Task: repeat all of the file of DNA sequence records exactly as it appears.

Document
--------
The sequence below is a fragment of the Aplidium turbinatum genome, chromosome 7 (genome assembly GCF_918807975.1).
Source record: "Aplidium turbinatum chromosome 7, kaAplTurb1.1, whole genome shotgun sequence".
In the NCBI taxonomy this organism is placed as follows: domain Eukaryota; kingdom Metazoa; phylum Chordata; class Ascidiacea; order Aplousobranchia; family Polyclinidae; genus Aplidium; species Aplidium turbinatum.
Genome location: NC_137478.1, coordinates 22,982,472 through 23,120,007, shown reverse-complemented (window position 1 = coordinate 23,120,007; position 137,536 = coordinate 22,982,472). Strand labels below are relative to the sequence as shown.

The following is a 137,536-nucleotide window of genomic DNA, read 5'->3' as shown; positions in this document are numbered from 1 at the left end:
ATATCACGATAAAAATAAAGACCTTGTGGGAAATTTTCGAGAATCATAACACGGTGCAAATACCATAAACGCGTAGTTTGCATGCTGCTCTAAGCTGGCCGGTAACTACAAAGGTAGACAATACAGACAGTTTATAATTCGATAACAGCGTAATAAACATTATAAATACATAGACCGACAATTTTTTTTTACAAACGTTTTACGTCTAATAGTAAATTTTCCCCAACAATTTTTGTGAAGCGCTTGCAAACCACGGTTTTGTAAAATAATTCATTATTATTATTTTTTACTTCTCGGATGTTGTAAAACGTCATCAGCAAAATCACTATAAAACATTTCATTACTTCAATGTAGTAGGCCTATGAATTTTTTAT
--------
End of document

The sequence below is a fragment of the Aplidium turbinatum genome, chromosome 7 (genome assembly GCF_918807975.1).
Source record: "Aplidium turbinatum chromosome 7, kaAplTurb1.1, whole genome shotgun sequence".
In the NCBI taxonomy this organism is placed as follows: domain Eukaryota; kingdom Metazoa; phylum Chordata; class Ascidiacea; order Aplousobranchia; family Polyclinidae; genus Aplidium; species Aplidium turbinatum.
Genome location: NC_137478.1, coordinates 22,982,472 through 23,120,007, shown reverse-complemented (window position 1 = coordinate 23,120,007; position 137,536 = coordinate 22,982,472). Strand labels below are relative to the sequence as shown.

The following is a 137,536-nucleotide window of genomic DNA, read 5'->3' as shown; positions in this document are numbered from 1 at the left end:
ATATCACGATAAAAATAAAGACCTTGTGGGAAATTTTCGAGAATCATAACACGGTGCAAATACCATAAACGCGTAGTTTGCATGCTGCTCTAAGCTGGCCGGTAACTACAAAGGTAGACAATACAGACAGTTTATAATTCGATAACAGCGTAATAAACATTATAAATACATAGACCGACAATTTTTTTTTACAAACGTTTTACGTCTAATAGTAAATTTTCCCCAACAATTTTTGTGAAGCGCTTGCAAACCACGGTTTTGTAAAATAATTCATTATTATTATTTTTTACTTCTCGGATGTTGTAAAACGTCATCAGCAAAATCACTATAAAACATTTCATTACTTCAATGTAGTAGGCCTATGAATTTTTTAT